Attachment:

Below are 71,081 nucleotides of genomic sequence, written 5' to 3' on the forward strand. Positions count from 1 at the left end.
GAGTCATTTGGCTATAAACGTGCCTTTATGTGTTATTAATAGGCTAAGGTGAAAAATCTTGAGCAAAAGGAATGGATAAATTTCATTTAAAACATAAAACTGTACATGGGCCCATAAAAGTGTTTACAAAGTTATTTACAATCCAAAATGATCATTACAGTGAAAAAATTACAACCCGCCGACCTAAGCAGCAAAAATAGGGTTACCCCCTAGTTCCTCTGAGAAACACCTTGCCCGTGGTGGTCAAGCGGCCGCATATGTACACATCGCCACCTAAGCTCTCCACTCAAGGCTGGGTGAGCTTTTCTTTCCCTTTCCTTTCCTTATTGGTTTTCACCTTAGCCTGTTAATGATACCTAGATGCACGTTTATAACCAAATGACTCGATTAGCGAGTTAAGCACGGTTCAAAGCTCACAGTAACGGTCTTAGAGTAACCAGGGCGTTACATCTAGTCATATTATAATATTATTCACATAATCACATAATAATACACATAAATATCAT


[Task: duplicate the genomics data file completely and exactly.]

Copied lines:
Below are 71,081 nucleotides of genomic sequence, written 5' to 3' on the forward strand. Positions count from 1 at the left end.
GAGTCATTTGGCTATAAACGTGCCTTTATGTGTTATTAATAGGCTAAGGTGAAAAATCTTGAGCAAAAGGAATGGATAAATTTCATTTAAAACATAAAACTGTACATGGGCCCATAAAAGTGTTTACAAAGTTATTTACAATCCAAAATGATCATTACAGTGAAAAAATTACAACCCGCCGACCTAAGCAGCAAAAATAGGGTTACCCCCTAGTTCCTCTGAGAAACACCTTGCCCGTGGTGGTCAAGCGGCCGCATATGTACACATCGCCACCTAAGCTCTCCACTCAAGGCTGGGTGAGCTTTTCTTTCCCTTTCCTTTCCTTATTGGTTTTCACCTTAGCCTGTTAATGATACCTAGATGCACGTTTATAACCAAATGACTCGATTAGCGAGTTAAGCACGGTTCAAAGCTCACAGTAACGGTCTTAGAGTAACCAGGGCGTTACATCTAGTCATATTATAATATTATTCACATAATCACATAATAATACACATAAATATCAT